The advice here is simple. While it may be inconvenient, try doing your laundry while others are present or have a friend tag along. Furthermore, if the room doesn’t have proper security controls, ask the property manager to install some. Another alternative might be paying a local laundromat to do your laundry.
Use What You Got
Chances are good that you already have some great security measures in place. You need to use them. Always lock the door whether you are coming inside or leaving your apartment. You would be amazed at the number of people who THINK they are at the right apartment and attempt to walk in. DON’T PROVIDE THE OPPORTUNITY FOR TROUBLE! There is no reason why you shouldn’t be in this habit. Don’t rely on the handle lock (if installed) either. Get into the habit of using the deadbolt. If you don’t have one, talk to management about installing one.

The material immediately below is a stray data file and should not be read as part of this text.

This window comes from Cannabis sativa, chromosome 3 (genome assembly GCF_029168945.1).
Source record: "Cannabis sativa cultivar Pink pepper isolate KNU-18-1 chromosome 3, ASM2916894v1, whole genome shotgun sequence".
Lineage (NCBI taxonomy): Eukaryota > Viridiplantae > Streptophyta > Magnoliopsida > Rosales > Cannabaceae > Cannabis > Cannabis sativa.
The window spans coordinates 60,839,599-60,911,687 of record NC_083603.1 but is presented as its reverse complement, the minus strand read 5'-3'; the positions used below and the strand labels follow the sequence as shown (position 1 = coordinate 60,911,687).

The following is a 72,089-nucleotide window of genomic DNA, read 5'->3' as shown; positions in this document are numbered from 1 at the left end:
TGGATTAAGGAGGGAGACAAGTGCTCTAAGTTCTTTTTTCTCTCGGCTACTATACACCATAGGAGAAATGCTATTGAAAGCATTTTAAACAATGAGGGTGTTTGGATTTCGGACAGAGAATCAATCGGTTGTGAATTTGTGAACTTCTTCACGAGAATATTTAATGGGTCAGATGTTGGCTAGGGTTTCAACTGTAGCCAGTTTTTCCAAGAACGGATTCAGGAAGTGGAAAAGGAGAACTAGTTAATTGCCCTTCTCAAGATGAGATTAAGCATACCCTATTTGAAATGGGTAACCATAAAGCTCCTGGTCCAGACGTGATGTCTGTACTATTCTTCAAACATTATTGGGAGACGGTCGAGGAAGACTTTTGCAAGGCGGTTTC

Use your peephole before opening the door. This seems like a very basic step, but you would be surprised at how often this doesn’t happen. Even if you’re expecting someone, always look through the peephole to confirm that the person on the other side of the door is someone you want to let in. Don’t open up the door unless you are prepared for a problem.
Close your curtains or blinds. Too often, renters leave their curtains or blinds open whether they are home or not. Understand that this affords people on the outside an opportunity to learn more about your situation, and it also allows people to see some of the great stuff you’ve worked so hard to acquire.
Improve Your Security Measures